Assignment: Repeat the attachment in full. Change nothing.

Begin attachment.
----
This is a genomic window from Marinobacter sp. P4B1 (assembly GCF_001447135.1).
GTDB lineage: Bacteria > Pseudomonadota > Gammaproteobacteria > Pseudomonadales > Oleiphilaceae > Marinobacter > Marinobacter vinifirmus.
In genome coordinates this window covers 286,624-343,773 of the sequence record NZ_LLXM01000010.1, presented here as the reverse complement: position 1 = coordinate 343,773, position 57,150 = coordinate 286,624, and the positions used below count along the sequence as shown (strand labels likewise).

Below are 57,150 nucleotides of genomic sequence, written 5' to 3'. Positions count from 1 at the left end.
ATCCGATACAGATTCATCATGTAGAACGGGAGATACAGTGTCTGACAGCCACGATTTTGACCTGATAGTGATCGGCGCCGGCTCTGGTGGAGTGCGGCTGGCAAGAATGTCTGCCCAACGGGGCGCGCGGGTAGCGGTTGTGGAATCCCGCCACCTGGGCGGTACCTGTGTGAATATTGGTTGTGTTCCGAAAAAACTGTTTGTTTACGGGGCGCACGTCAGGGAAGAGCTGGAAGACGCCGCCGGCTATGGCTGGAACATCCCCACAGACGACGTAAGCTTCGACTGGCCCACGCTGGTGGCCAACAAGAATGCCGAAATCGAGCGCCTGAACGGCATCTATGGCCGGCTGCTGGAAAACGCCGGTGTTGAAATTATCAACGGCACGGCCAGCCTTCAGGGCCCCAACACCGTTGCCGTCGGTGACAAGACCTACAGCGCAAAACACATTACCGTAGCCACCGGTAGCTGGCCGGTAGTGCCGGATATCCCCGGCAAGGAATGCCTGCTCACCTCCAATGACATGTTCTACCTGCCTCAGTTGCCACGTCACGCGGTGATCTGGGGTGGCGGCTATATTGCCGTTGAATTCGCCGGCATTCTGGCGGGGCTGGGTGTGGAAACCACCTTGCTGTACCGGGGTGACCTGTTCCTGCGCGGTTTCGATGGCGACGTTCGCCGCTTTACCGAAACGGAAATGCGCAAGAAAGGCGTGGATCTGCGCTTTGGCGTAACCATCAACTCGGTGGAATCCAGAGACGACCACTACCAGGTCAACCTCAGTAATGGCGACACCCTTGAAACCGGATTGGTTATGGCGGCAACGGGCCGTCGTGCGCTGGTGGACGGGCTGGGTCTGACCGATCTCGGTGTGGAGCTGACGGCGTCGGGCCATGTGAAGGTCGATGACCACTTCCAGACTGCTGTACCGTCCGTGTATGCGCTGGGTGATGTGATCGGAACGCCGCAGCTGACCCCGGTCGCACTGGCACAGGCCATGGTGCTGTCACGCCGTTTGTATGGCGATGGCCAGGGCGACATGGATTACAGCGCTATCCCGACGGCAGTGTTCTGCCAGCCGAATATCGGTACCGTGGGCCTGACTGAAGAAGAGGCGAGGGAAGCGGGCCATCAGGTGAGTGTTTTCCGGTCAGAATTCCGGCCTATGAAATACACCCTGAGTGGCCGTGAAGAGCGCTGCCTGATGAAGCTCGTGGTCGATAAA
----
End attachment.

This is a genomic window from Marinobacter sp. P4B1 (assembly GCF_001447135.1).
GTDB lineage: Bacteria > Pseudomonadota > Gammaproteobacteria > Pseudomonadales > Oleiphilaceae > Marinobacter > Marinobacter vinifirmus.
In genome coordinates this window covers 286,624-343,773 of the sequence record NZ_LLXM01000010.1, presented here as the reverse complement: position 1 = coordinate 343,773, position 57,150 = coordinate 286,624, and the positions used below count along the sequence as shown (strand labels likewise).

Below are 57,150 nucleotides of genomic sequence, written 5' to 3'. Positions count from 1 at the left end.
ATCCGATACAGATTCATCATGTAGAACGGGAGATACAGTGTCTGACAGCCACGATTTTGACCTGATAGTGATCGGCGCCGGCTCTGGTGGAGTGCGGCTGGCAAGAATGTCTGCCCAACGGGGCGCGCGGGTAGCGGTTGTGGAATCCCGCCACCTGGGCGGTACCTGTGTGAATATTGGTTGTGTTCCGAAAAAACTGTTTGTTTACGGGGCGCACGTCAGGGAAGAGCTGGAAGACGCCGCCGGCTATGGCTGGAACATCCCCACAGACGACGTAAGCTTCGACTGGCCCACGCTGGTGGCCAACAAGAATGCCGAAATCGAGCGCCTGAACGGCATCTATGGCCGGCTGCTGGAAAACGCCGGTGTTGAAATTATCAACGGCACGGCCAGCCTTCAGGGCCCCAACACCGTTGCCGTCGGTGACAAGACCTACAGCGCAAAACACATTACCGTAGCCACCGGTAGCTGGCCGGTAGTGCCGGATATCCCCGGCAAGGAATGCCTGCTCACCTCCAATGACATGTTCTACCTGCCTCAGTTGCCACGTCACGCGGTGATCTGGGGTGGCGGCTATATTGCCGTTGAATTCGCCGGCATTCTGGCGGGGCTGGGTGTGGAAACCACCTTGCTGTACCGGGGTGACCTGTTCCTGCGCGGTTTCGATGGCGACGTTCGCCGCTTTACCGAAACGGAAATGCGCAAGAAAGGCGTGGATCTGCGCTTTGGCGTAACCATCAACTCGGTGGAATCCAGAGACGACCACTACCAGGTCAACCTCAGTAATGGCGACACCCTTGAAACCGGATTGGTTATGGCGGCAACGGGCCGTCGTGCGCTGGTGGACGGGCTGGGTCTGACCGATCTCGGTGTGGAGCTGACGGCGTCGGGCCATGTGAAGGTCGATGACCACTTCCAGACTGCTGTACCGTCCGTGTATGCGCTGGGTGATGTGATCGGAACGCCGCAGCTGACCCCGGTCGCACTGGCACAGGCCATGGTGCTGTCACGCCGTTTGTATGGCGATGGCCAGGGCGACATGGATTACAGCGCTATCCCGACGGCAGTGTTCTGCCAGCCGAATATCGGTACCGTGGGCCTGACTGAAGAAGAGGCGAGGGAAGCGGGCCATCAGGTGAGTGTTTTCCGGTCAGAATTCCGGCCTATGAAATACACCCTGAGTGGCCGTGAAGAGCGCTGCCTGATGAAGCTCGTGGTCGATAAA